Most Helpful Customer Reviews

52 of 64 people found the following review helpful By A Customer on September 1, 2000
Format: Hardcover
Anthony Summers setting of his decision to spend five plus years working the details of the life of Nixon is important. Along with Norman Mailer, he was pissed off at the obits cranked out in 1994 on Nixon's death, Obits written in the spirit of the cover-up. Perhaps the best way to frame this book is an obit crafted by an enemy list wanna-be. As yet another citizen still distressed at being left off that famous list -- I think Summers got Richard M. Nixon right on.
"Arrogance" is a full biography crafted around a collection of psychological insights into the subject -- it is a tale of one soul's journey through 20th century American Politics -- a tale of predictable disasters. It is so much more than Watergate, though readers knowledgable of Watergate detail will find much here that is new, and demands integration into one's Watergate fact file. But since Nixon materials are scheduled to be opened by various archives well into the second quarter of the 21st century, we probably will need more Summers-like books, books that synthesize new materials either as additions or corrections into the detailed analysis of Nixon.
But in year 2000 Summers adds it up as follows: Nixon as a kid learned telling the truth frequently led to a whipping, telling lies avoided that possibility. He learned to stuff his emotions so deep, they never really matured. He came to doubt his parents evangelical Quaker piety -- but he never explored so as to replace it with a mature value and belief system. He was ripe to be caught by that place where the American Mafia and American Business intersect, and need presentable political actors.
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17 of 22 people found the following review helpful By Tom Munro on August 25, 2002
Format: Paperback
If you are expecting a biography of President Nixon, you will be disappointed. The book fails to discuss any of his achievements or to talk about the problems he faced in office and how he responded to them. The book has only one purpose and that is to destroy the reputation that Nixon tried to create for himself in later years.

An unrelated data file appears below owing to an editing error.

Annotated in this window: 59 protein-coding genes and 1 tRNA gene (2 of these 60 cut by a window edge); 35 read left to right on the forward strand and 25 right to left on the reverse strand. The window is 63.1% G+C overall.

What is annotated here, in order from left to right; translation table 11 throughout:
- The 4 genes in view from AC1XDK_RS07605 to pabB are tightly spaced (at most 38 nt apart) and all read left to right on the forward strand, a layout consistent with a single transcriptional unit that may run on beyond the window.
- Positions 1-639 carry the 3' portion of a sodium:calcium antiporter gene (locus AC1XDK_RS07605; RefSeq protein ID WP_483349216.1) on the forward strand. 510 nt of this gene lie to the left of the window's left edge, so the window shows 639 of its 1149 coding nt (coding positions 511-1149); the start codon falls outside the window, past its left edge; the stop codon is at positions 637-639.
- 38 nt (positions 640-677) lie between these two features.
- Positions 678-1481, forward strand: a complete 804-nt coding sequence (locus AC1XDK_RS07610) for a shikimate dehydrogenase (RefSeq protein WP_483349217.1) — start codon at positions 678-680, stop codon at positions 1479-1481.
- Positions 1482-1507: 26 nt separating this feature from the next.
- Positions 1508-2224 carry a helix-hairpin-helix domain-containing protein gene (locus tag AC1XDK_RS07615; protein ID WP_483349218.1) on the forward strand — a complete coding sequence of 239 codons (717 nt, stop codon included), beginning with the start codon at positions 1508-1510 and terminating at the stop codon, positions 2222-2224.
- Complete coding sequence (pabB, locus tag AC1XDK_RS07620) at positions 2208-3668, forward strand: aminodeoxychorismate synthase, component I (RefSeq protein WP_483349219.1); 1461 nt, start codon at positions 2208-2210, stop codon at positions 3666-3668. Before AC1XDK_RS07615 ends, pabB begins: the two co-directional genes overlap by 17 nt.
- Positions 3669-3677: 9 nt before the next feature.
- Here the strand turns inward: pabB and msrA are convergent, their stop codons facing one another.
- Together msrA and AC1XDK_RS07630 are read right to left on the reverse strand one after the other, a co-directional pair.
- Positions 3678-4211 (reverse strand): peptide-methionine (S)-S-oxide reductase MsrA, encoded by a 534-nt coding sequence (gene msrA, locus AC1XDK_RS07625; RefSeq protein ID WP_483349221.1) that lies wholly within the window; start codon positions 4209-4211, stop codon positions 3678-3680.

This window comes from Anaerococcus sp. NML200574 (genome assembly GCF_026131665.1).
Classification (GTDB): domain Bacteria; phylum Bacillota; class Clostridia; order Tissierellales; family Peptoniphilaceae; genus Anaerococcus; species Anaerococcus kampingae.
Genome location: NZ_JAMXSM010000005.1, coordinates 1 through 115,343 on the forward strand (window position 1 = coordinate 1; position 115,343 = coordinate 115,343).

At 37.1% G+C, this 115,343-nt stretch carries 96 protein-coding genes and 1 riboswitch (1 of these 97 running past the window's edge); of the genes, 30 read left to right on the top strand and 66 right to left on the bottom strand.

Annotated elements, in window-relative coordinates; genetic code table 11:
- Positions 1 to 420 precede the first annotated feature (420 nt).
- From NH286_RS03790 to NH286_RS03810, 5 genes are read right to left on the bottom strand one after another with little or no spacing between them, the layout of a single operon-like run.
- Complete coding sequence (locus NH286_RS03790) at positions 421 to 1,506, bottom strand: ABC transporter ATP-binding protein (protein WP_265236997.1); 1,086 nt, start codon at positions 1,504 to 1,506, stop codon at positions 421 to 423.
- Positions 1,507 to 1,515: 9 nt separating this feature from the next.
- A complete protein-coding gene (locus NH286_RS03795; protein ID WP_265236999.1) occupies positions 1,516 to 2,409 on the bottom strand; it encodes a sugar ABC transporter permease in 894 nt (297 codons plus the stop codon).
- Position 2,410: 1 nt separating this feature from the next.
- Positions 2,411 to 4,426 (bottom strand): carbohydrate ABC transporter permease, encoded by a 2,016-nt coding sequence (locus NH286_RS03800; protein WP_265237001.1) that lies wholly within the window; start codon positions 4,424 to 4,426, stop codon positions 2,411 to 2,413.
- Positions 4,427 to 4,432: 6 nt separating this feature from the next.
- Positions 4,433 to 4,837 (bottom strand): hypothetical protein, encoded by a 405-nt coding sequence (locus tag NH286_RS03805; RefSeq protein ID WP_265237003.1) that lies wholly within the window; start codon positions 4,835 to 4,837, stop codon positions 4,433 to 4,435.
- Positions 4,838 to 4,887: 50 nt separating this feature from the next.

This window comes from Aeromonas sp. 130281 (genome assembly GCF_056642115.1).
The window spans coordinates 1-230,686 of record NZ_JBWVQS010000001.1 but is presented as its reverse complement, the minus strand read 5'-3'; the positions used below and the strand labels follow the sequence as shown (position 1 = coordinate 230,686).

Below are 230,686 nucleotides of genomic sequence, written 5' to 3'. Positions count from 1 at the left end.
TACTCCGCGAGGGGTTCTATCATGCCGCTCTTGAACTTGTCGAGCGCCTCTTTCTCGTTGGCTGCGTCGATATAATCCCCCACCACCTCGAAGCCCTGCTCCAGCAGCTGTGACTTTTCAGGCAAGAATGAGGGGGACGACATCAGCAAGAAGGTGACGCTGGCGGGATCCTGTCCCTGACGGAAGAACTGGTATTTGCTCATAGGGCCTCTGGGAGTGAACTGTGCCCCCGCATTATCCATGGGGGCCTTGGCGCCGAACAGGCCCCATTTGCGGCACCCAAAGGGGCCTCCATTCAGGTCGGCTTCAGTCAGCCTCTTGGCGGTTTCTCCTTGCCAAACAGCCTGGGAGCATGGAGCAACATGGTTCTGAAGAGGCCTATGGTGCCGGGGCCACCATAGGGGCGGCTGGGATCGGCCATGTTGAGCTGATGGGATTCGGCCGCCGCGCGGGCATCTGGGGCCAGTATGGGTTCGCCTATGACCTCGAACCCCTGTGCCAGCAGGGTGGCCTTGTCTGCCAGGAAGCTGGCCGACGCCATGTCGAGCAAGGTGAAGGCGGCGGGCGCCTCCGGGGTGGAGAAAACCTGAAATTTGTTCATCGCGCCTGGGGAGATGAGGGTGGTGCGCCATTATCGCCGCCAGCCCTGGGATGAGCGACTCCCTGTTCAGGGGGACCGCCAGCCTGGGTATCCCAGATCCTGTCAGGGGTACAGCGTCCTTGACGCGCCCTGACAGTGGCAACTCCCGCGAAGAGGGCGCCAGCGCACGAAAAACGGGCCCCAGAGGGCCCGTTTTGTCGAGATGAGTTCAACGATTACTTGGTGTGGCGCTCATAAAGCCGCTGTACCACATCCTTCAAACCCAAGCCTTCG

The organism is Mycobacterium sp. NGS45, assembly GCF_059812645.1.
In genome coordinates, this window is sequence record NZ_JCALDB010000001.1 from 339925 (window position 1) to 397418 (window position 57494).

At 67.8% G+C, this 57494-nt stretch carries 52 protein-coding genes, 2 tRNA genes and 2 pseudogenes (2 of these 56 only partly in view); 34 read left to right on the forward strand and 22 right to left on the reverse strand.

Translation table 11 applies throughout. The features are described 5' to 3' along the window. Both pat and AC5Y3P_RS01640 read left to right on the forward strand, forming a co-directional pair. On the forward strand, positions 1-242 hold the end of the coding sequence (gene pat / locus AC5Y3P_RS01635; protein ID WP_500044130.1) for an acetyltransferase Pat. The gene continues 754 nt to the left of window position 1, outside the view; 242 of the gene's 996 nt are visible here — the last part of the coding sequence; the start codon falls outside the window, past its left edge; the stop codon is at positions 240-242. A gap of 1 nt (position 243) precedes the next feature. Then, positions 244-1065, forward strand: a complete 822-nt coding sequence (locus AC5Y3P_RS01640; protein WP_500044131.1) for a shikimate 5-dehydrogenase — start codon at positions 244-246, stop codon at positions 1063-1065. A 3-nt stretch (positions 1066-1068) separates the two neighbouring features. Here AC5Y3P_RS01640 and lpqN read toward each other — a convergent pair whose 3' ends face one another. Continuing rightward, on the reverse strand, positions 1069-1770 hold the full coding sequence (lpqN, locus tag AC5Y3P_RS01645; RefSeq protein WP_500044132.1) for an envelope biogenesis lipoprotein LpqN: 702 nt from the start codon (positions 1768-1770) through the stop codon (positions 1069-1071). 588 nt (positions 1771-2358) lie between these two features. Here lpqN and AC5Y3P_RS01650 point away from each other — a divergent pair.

The book basically spends some 480 pages listing his dodgy deals and character flaws. This will if you are a democrat supporter fill you with feelings of warm, and if you are a republican supporter will strike you as unbalanced and a sneak attack. Never the less the book is readable and the list of wrongdoing is long. It includes
1. That possibly his career was supported by organised crime
2. He may have been involved in the early plots to kill Castro
3. He accepted large amounts of money from Howard Hughes in return for favours
4. He may have been part of a conspiracy to frame Alger Hiss
5. He accepted a huge campaign contribution from the Colonels who overthrew the democratic government of Greece and supported them as a result
6. He received campaign contributions from the Shah of Iran, Saudi Arabia and Marcos of the Phillipines and this led to him supporting those regimes
7. He prevented the possibility of peace in Vietnam in 1968 and sent a representative to the South Vietnamese government asking them not to participate in Johnsons peace program. Possibly this led to an lengthening of the war and loss of American lives
8. The Phoenix program in Vietnam occurred with his consent resulting in the murder of 20,000-40,000 people.
9. Extension of the war into Cambodia and Laos and the secret bombing of Cambodia
10. The destruction of a friendly regime in Chile
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6 of 7 people found the following review helpful By S. Annand on October 11, 2004
Format: Paperback
One could argue that the intention of the author was to write a negative portrait of Nixon. One could also argue that there was nothing positive to say about Nixon.

Summers gives an excellent review of Nixon as a young man. Born rather humble, he was the one we can thank for Republicans like Bush always referring to those who disagree as East Coast Liberals, or "elites." Forget that Nixon and Reagan had nothing in common with the new Republicans.

Nixon was never afraid to work for his money. He was, however, a very driven man with quite a few problems--not the least his penchant for alcohol. According to Summers, Nixon was so desperate to make it to Washington and Congress that he did not mind selling out. He also engaged in extremely underhanded smear campaigns, something raised to an art form under Karl Rove. A good example is Nixon's senate campaign against Helen Douglas, branding her "pink right down to her underwear." (page 86) And people were surprised twenty years later?

Nixon's role with psychiatrist Arnold Hutschnecker was detailed pretty well. I was surprised that Nixon copied his regal style after Charles de Gaulle. To think we owe so much to the French. I thought it was Nixon oversompensating for his humble beginnings.

The real shocker is how Nixon was so abusive. He was known to be verbally abusive, even shoving his aides around. That he basically lost his mind in the end is well detailed. Where the book shows some fraying around the edges is in the foot notes on the physical abuse stories. Evidently Nixon beat Pat a number of times, even sending her to the hospital. If you check the footnotes, however, their ain't much there. There is some fleshing out by Erlichmann and Haldeman, but nothing substantive.